Nice, isn’t it?
Well, if you like your buses, it certainly is. But National Express West Midlands has been rather canny with it’s latest batch of newbies – they’ve given it a new livery too.
Or is it an old one? Those of an enthusiast nature (that’s me included!) and/or of a certain age, think it might be Midland Red come back to haunt them. Others think more London Transport. Actually, it’s a bit dark for either (if we’re going to split hairs), but whatever it is, it does enough to (briefly) turn occasional heads on the street.
And that’s no bad thing. The likes of Ray Stenning at Best Impressions is the Daddy of all things “brand image” on buses – although I don’t think this is one of his creations. Nonetheless, I bet he – and others in the same game – are pouring over it to see if it’s got “pulling power” – i.e. that all-important “lightbulb in head” moment whereby the car is ditched (even for one journey) in favour of the bus.
I’m not entirely sure about that. Methinks we’ll have to wait for the late summer to see NXWM’s attempt at the “high spec” game, when they launch “Platinum” – their eagerly-anticipated version of Arriva’s “Sapphire” or Stagecoach’s “Gold”. Of course those cheeky wags at Arriva have done something their German parent would be proud of – they’ve “nicked the sunbed” in NXWM’s own backyard of Birmingham by launching Sapphire on the 110 to Tamworth. But has it upped the bums on seats? Hard to say (not least because they probably wouldn’t tell me unless it was good news), but it at least shows – from both operators and others – that the industry is far from “broken”, as Labour’s Transport mouthpiece Michael Dugher somewhat disparagingly puts it.
Arriva’s “shiny new thing” on the 110 is actually already dated. NXWM’s new buses are the new style Enviro 400 from Alexander-Dennis – the Enviro 400MMC no less (“MMC” standing for “Major Model Change”). I’m a particular fan of the original Enviro 400 model and I have to say I wasn’t all “wowed up” when I first saw the new version. There was a demonstrator in Stourbridge in the weeks leading up to the launch of the new buses on NXWM’s 9 route for driver familiarisation (cue big 6’7″ thing with a camera) but like most blokes I’m a sucker for an attractive model with it’s make up on. The demonstrator was in a less than inspiring silver livery, whereas the production models look well sexy in their particular shade of red (that is either “Midland” or “London” or neither).
Plus, that’s the point. NXWM have been having recent deliveries of new models of the old Enviro 400 design up until very recently. But in the “old” red/white stripe livery. Line them up against the 6 year old versions that are being usurped by the new ones and you’d hardly tell the difference. The new 2-tone red really tips the scales in notability.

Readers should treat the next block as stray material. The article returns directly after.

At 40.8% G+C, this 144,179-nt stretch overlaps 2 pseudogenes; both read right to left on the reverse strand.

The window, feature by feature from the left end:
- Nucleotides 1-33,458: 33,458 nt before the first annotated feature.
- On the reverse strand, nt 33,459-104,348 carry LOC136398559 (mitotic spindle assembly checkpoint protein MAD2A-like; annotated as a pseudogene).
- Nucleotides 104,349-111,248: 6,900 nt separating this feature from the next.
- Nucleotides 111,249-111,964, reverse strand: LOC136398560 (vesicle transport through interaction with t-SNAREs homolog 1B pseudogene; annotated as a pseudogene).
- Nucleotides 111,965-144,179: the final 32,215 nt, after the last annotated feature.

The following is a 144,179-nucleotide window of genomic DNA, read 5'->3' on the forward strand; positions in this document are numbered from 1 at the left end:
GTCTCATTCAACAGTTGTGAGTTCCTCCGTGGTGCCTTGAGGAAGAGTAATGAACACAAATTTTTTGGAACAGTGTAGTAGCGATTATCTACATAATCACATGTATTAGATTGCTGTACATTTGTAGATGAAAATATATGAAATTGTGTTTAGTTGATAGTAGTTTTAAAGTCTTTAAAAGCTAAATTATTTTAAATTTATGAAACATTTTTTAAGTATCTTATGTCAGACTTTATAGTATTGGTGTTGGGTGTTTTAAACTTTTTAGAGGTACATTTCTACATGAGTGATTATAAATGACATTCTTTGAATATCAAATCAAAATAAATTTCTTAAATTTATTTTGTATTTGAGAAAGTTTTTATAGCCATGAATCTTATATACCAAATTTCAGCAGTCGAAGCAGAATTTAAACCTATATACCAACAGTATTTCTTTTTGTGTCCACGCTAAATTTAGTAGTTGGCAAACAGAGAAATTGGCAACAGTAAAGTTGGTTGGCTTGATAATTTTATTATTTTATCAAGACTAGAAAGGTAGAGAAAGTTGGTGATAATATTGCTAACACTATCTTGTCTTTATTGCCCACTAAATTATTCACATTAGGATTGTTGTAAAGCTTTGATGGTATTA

Beauty, though, is always in the eye of the beholder. The branding – which I personally think is fine and eye-catching – has been slated by several on social media. This includes a green ring all around the number and destination on the front – something unkindly referred to as “snot” by one particularly unimpressed individual.
Inside, they’re clean (for now) and bright. The seats carry a new colourful version of the NXWM moquette and there’s no rattle to be heard. (Although ask me in six month’s time and if it’s still the same, I really will be impressed!). There’s a new “unscrew and push” window for emergency exit (how long before one of the West Midlands’ finest has to try it?) and an as yet unused screen (for next-stop visuals?). No audio announcements were heard, and another thing unheard is the good old bell – I pressed it when I was upstairs, and although the “bus stopping” light came on, nothing melodic to put my mind at ease that our driver would indeed stop at the next flag. The air-vents on the front upper deck windows haven’t been upgraded, and I don’t look forward to observing them with all sorts of chewing gum/sweet wrappers/used tickets stuffed in them in the coming months.
And most disappointing of all – on the second day of service, I found the upper deck of one of them strewn with the usual litter and a sticky patch on the floor formed of the contents of a discarded pop can. I suppose, though, I should expect nothing less. Some people don’t deserve multi-million pound investment in new buses. But here’s a challenge to bus designers: How could a litter bin be incorporated? Last year, I caught one of The Green Bus’s services – which had a black bin bag tied to the top of the stairs on the upper deck. Unsightly, yes. But here’s the rub – it was used! Not only did I chuck my empty sandwich packaging in, I found others had done the same. Of course, there will always be the hardcore who won’t play ball, but do people just dump their rubbish on the floor literally because there’s nowhere else to put it? I always take mine with me, but I suppose it’s too much to hope for some of my fellow travellers to do the same…And what of the bus station and roadside trials of sweeping out buses throughout the day? I’ve seen them in West Bromwich and Wolverhampton bus station beavering away whilst the vehicle lays over for a few minutes. How about one in Stourbridge to keep our nice new buses looking something like? Finally on my list of gripes – the lower deck rear facing seats – something the designers still haven’t managed to engineer out – and an inevitable invite to lazy passengers to put their dirty shoes on.
So. Nice new buses, and a welcome sight to our streets. But there’s always an irony. On the very week they have launched, Dudley Council has announced that it is removing some bus lanes in Halesowen. At least whilst I’m sitting in endless traffic jams, they’ll still smell nice for a while……